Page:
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Next Monthly Coin Show
Coin Show - Monthly Notes for January 2023
Mark your calendar and join us at the next show on Sunday, February 12, 2023, in the Joe Mack Wilson ballroom.
Let's make the February coin show as busy as the January show.
As usual, dealers will showcase coins, currency, bullion, exonumia, scripophily, semi-precious stones, jewelry and other interesting items for visitors to enjoy.
The show welcomes guests to buy, sell, trade or just view the history found in the many displays. People can also bring coins and currency to the show for a free verbal appraisal based on the current market.
The show is open from 9am - 4pm, however arrive early for the most opportunities.
Should circumstances impact the show, check with this web site, the recorded show message (770-772-4359), or join our mailing list to receive up-to-date information about the next show.
Make a reminder note and visit the next Greater Atlanta Coin Show on Sunday, February 12, 2023 in the Joe Mack Wilson ballroom to join the fun and view the items on the bourse.
1898 Quarter Dollar Coin
The January 2023 Greater Atlanta Coin Show began the new year of monthly coin shows with a slow early morning that quickly became a busy bourse with visitors filling aisles among the dealers and their displays of coins, currency, bullion and other collectibles.
We thank all of you that helped make the show a busy and interesting place to spend a few hours, whether you are a visitor, a dealer, our security or the hotel's staff. You all provide a valuable contribution to the success of the show each month. THANK YOU.
After a very cold Friday and Saturday, the weather for the Sunday show was mostly sunny with temperatures in the mid 50s, making it a nice day to visit the show.
The hotel's adjacent convention space was not that busy on Sunday, however the night before, it appeared a 50th class reunion enjoyed themselves. We could hear laughter and music from their school days. We hope they all enjoyed themselves.
The January coin show enjoyed a mix of returning guests and new visitors as well. Welcome to all, hope you enjoyed your visit and hope you will return to visit future shows.
Some of the new visitors were also new to the numismatic hobby. They expressed an interest in learning about collecting and how to approach the hobby.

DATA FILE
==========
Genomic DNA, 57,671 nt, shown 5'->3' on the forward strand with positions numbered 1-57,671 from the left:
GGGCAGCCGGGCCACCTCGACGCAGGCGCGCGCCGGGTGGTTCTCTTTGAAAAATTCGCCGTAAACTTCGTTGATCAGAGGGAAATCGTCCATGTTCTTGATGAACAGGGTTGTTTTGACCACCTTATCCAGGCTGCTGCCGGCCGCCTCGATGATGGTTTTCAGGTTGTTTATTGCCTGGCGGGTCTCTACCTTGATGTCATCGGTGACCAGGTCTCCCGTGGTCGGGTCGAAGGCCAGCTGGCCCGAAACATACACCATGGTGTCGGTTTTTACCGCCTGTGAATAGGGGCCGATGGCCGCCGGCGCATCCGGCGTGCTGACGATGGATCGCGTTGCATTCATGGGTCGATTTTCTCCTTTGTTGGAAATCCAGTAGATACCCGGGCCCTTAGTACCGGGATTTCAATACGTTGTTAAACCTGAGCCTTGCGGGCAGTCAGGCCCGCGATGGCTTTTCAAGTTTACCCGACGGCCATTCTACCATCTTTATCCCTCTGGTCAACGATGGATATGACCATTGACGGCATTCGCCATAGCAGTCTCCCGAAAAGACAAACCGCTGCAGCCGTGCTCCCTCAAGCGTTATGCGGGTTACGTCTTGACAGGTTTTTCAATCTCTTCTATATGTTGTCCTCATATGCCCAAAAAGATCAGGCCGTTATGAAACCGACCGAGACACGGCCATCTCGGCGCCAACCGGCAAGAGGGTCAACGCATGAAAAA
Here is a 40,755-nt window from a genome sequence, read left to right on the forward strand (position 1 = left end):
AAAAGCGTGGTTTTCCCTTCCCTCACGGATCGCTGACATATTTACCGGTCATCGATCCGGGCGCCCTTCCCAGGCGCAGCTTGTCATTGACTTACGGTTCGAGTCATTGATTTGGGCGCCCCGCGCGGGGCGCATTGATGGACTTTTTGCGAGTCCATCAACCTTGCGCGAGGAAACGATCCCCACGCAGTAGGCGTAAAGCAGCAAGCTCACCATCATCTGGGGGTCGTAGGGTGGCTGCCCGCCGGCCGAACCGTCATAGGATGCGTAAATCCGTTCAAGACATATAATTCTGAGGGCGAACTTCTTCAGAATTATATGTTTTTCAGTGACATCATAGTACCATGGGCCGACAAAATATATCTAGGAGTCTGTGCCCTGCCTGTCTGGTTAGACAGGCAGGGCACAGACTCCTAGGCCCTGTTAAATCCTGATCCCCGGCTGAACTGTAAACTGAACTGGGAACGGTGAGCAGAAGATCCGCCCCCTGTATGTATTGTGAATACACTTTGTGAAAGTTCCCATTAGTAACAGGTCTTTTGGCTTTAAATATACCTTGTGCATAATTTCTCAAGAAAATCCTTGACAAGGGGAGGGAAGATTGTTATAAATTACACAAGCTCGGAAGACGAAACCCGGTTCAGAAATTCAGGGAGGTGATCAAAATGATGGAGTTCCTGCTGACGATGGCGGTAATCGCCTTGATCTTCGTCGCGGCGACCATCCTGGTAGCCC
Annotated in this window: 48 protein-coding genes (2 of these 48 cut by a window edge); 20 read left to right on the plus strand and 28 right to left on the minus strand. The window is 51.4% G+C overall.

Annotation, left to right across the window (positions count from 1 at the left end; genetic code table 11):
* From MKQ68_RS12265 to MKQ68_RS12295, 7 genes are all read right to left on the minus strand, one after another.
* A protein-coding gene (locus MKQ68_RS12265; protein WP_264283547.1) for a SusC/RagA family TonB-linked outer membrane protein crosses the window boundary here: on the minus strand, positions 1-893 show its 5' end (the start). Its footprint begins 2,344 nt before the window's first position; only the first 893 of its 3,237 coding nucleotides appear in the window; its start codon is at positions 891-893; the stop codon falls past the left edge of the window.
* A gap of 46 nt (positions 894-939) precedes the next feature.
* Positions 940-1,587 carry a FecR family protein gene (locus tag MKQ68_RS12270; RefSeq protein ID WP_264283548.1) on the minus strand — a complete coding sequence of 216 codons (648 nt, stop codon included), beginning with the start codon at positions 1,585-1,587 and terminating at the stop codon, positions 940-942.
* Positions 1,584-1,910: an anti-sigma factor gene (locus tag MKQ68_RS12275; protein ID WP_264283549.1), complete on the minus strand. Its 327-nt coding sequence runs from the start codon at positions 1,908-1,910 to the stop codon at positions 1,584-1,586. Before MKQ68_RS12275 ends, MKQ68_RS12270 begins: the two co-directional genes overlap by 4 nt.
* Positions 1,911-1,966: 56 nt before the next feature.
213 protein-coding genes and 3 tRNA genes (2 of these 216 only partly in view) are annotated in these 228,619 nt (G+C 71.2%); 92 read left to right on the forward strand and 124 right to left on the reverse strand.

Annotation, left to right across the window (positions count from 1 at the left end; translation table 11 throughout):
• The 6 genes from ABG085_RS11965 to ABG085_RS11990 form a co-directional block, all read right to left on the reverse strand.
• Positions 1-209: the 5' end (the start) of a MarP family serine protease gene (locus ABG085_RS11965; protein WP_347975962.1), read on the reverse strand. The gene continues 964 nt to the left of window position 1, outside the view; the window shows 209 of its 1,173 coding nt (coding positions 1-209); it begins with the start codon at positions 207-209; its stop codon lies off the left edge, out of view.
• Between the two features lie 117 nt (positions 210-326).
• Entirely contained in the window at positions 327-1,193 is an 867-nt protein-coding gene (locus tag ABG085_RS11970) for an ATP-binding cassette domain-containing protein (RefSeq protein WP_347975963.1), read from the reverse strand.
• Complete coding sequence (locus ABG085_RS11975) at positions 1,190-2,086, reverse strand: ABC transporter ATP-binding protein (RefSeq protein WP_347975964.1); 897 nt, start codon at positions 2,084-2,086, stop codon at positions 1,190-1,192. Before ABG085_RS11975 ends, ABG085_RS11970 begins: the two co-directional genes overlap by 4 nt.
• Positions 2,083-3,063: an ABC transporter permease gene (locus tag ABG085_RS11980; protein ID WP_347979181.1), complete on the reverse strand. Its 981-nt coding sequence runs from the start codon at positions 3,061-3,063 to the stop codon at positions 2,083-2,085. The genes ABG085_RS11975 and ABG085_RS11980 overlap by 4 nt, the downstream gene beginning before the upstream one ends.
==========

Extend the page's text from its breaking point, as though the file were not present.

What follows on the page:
The coin show is a good place to begin learning. A good reference book for both new and experienced collectors is The Official Red Book A Guide Book of United States Coins.
We also had a number of people bring coins to learn their value. This is another service of the coin show - free verbal appraisals. Some of the coins had been found in pocket change, some had been inherited. The dealers can identify which have value and which are just worth face value.
Our dealers provide an abundance of experience along with the wide variety of displays from ancient to modern, from historical to current, from loose good to slabbed mint state, from coins to currency to bullion to medals to stock certificates to jewelry to other types of interesting items.
We have people asking about obtaining certification for their coins, for example, with PCGS (Professional Coin Grading Service) or NGC (Numismatic Guaranty Corporation). Representatives from those companies do not attend one-day shows, however our dealers can help determine if a collectible coin is worthy of being slabbed, otherwise known as certification.
Really nice coins can gain value by being slabbed, while others will not recover the cost of the certification process. Our dealers can help you decide whether to submit your coins to one of the companies.
In January, several of our visitors searched for coins to add to their type collections, while others wanted to find bullion.
One of the bullion dealers claimed, "The dam has broken, I can find whatever bullion you want."
But, with the current volatile markets, will that availability continue? Time will tell.
Now, let's take a look at a sampling of numismatic items.
1812 Large Date One Cent Coin
Our first specimen is an 1812 Large Date One Cent Coin.
At over 210 years old, this is a nice circulated coin.
Per The Red Book, the Classic Head Large Cent Coins from 1808-1814 contained a softer copper than earlier or later large cent coins.
The metallic impurities in the coins made them wear faster. Today, the coins can be difficult to find in the better conditions.
In 1812, the US Mint produced just over one million of the large cents. Their total production included some with a large date like this coin and others with a small date.